Chapter One: ‘Plastic’
I had such fun writing this novel, at least the first time. Then came rewrites – and more rewrites. The market was changing and publishers’ readers were nervous. Was it a comedy, a thriller, a horror story? In my head it was a female empowerment fable; housewife turns vigilante, like Doris Day with guns (although that would have been Calamity Jane).
But the problem was one of gender. Had I written it under ‘LK Fox’ there would have been no problem, but time and again the idea of a man writing a first personal female protagonist was rejected. The book had many other titles; ‘Shopping At Gunpoint’, ‘Wife Or Death’, ‘Wed & Buried’, ‘Married Alive’ etc. and was eventually published by a small but very good publishing house, Solaris. Not many people found their way to it, so I bought back the rights and had it published as an e-book, along with 19 other titles. Here’s the opening chapter.
Chapter One: Dead Housewife
There’s blood everywhere, and none of it’s where it’s supposed to be.
On the carpet. On the curtains. All over me. And I know it won’t wash out because this shirt is pure silk. If you don’t want to ruin silk, never sneeze in a Starbucks with a mouth full of blueberry muffin. As I sit here I keep thinking if only I could go back to my old life. I could head into the kitchen and start going through the ironing again, except that the iron is now sticking out of the TV screen.
My name is June Cryer, and I am a dead housewife.
To put it another way, I am a pelmet-vacuuming, Tesco-shopping, voucher-clipping, dishwasher-loading, Radio Heart-loving dead housewife who should have stayed home instead of getting into a fight with the kind of men who feature on crime programmes with blurry boxes over their faces.
I’d like to comb my hair and put on a bit of lippy, make myself presentable, but I can’t get up. The man standing guard over me is entirely devoid of manners. He has a foil-wrapped burger in his fist, and takes ruminative lumps out of it while he’s deciding where to dump my body. The meat juice is running over his knuckles like blood. My God, we’ve come a long way from Raffles, the Gentleman Thief.
How the hell did I ever get here?
All I can think is that I must have fallen into a deep sleep the day I got married, like some character from a fairy tale, except Sleeping Beauty was out cold before she met her prince, and he fought a dragon and slashed his way through a forest of poisonous thorns to get to her, whereas Gordon just said ‘I suppose I should marry you if you’re not going to have a termination’, and instead of the Kiss of True Love bringing me to my senses it was his unrepentant affair with the bitch next door.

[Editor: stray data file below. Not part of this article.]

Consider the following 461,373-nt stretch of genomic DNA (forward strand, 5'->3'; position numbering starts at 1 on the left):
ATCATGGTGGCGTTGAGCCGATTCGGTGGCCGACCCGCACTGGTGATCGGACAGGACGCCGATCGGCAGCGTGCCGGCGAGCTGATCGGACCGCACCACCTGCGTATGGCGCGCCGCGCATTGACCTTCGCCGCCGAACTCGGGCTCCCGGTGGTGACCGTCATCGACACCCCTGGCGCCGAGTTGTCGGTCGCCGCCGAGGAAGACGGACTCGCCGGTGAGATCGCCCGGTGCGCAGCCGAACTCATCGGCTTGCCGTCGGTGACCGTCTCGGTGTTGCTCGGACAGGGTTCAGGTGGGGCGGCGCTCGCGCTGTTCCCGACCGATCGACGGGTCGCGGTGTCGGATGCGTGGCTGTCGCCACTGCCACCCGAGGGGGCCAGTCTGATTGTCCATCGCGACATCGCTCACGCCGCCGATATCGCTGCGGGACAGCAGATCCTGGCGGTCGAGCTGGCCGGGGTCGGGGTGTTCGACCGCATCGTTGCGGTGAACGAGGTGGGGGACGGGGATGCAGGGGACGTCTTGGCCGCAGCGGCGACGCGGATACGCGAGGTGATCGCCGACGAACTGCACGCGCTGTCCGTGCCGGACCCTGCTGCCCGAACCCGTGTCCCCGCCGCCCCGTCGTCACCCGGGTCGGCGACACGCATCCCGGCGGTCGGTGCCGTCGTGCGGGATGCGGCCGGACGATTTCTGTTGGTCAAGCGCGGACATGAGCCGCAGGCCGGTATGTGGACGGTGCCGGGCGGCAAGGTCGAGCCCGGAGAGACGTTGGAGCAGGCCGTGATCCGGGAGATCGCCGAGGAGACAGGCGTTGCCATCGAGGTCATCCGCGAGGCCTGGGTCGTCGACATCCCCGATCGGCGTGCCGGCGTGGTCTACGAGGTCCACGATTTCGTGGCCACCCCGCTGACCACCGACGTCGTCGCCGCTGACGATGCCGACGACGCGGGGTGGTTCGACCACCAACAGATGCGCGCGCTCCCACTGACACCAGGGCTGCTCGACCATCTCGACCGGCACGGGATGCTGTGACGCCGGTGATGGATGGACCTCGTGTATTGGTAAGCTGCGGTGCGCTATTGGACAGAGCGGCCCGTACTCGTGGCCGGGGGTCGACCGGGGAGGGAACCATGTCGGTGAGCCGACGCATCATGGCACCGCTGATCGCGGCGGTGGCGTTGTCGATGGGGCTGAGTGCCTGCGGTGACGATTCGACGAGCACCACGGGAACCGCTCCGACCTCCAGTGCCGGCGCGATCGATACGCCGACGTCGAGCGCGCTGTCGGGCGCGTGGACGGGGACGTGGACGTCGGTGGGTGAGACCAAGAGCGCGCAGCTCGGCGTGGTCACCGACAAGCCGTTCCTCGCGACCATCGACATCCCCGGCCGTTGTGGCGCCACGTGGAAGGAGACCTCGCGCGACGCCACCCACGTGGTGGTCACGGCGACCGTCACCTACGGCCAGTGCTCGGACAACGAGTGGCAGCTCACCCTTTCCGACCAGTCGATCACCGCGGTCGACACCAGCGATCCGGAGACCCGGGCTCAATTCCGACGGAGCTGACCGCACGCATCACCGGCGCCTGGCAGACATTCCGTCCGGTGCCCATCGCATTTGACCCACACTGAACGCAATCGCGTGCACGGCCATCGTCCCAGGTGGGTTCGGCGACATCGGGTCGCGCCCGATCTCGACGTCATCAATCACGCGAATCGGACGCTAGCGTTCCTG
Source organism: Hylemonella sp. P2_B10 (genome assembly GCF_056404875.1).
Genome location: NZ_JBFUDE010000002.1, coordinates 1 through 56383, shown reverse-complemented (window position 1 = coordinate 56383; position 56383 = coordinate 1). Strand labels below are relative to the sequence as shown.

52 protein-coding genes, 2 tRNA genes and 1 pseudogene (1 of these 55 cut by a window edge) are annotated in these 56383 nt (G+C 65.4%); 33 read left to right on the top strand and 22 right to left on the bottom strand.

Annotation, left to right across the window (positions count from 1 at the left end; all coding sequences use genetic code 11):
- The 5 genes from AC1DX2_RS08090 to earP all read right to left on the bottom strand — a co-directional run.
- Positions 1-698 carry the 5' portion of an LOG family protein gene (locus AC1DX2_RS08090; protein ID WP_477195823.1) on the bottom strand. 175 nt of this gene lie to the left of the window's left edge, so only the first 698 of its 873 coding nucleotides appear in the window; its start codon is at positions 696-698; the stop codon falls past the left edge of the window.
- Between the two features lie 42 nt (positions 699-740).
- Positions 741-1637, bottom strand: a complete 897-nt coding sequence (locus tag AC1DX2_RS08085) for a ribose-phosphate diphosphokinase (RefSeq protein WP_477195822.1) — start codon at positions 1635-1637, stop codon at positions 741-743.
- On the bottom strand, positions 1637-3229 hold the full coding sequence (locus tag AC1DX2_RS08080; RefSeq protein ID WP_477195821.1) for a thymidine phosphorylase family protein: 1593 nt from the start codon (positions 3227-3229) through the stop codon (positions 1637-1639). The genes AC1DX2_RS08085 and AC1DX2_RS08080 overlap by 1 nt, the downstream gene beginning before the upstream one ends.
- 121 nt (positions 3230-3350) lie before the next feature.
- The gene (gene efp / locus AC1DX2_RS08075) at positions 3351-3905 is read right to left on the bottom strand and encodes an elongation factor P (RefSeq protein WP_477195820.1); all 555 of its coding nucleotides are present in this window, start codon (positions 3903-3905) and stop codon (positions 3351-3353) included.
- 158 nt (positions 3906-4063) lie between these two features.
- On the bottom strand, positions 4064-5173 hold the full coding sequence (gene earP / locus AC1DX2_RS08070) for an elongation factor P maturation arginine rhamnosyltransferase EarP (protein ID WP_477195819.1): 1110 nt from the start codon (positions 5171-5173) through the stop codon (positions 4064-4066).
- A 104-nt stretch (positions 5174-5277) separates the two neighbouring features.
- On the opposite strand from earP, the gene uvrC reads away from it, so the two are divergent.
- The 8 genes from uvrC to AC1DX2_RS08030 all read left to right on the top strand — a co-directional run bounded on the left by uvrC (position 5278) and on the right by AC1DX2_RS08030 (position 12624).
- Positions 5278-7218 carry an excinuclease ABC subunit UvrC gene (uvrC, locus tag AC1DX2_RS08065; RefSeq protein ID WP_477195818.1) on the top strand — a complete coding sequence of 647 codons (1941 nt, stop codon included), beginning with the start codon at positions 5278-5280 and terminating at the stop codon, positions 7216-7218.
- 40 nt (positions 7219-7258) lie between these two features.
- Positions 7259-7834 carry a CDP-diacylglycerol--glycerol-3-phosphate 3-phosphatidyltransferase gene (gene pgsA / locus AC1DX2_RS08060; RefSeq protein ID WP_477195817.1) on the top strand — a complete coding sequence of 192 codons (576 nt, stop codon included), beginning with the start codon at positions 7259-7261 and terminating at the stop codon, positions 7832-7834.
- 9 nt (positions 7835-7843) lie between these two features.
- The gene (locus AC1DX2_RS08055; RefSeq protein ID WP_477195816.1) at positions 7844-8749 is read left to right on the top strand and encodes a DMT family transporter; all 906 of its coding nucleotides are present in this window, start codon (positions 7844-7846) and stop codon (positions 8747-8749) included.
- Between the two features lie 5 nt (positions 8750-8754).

I look up at the Burger-Muncher and realise I am wayout of my depth. By the time my neighbours hear about me I’ll be gone. I’ll turn up on the news, found in the long grass of a railway embankment, or floating face-down in the Thames, just another unidentified torso sucked along by the tide. My severed head will be discovered in a freezer bag in the high street, only to be replaced with bunches of lurid garage flowers still wrapped in plastic. Why don’t people take the plastic off? When Princess Diana died it looked like several tons of Quality Street had been dumped outside her house. But that’s how I’ll be found, scattered across the city in half a dozen binliners, recognised by my ankle-chain or the piercings in my ears.
So much for the dignity of death.
I’ll probably make the local edition of the six o’clock news. My disapproving neighbours will be interviewed around the corners of their front doors; ‘She was a quiet woman, kept herself to herself, never went out much.’ My best friend will use my disappearance as an opportunity to impose herself on athletic television cameramen. My mother will telephone my husband and commiserate: ‘Well, Gordon, you can’t say I didn’t warn you. I always said she was a bolter. The signs were there, it’s just a shame your name had to be dragged into it.’ Eventually, in death as in life, I will be totally forgotten. And I’ll only have myself to blame.
As soon as my captor has finished his burger, I’m done for. He still has a quarter left but I can tell he’s sizing me up for removal. Will she go in the lift or do I have to saw her head off first?
I once had hopes for something better than this. When I was young –
– when I was young I would kneel on my mother’s faded turquoise sofa and watch snowflakes dissolving against the warm lounge windows, I would stare into the frozen streets as white and muffled as the inside of a pillow and think of a distant future when I would become important to someone. Our TV was always showing The Little Mermaidor Sleeping Beauty, and we always had the colour turned up too bright. I wanted to live in a sunlit glade and find my prince. Was I so wrong for wanting that? I’m not ashamed. But how did I end up so far from those dreams?
But I can’t just forget what’s happened because this has been the most memorable weekend I’ve had since I was seven, when our caravan got wedged under a car park barrier on the Isle of Sheppey. And I can’t go back because my old life has gone forever. The last couple of days have been a, well I wouldn’t use the word nightmare, because you recover from bad dreams, don’t you?
Sorry, I know I’m rambling. I think it’s shock.
They need some decent curtains on the windows in this room. Heals are having a sale, they could get it out of petty cash and keep the receipt because you never know, the colours might clash. Do thugs get expenses?
I don’t feel well. I think I’m going to be sick.
I don’t deserve to be in a situation like this. I can no longer make sense of the world. Nothing is in its right place anymore. There are shadows everywhere. Life can cloud over as fast as a spring morning, and suddenly everything becomes hopeless. It seems unfair, like being told you’re seriously ill by a cheerful, harrassed doctor.
Let me start at the – you know.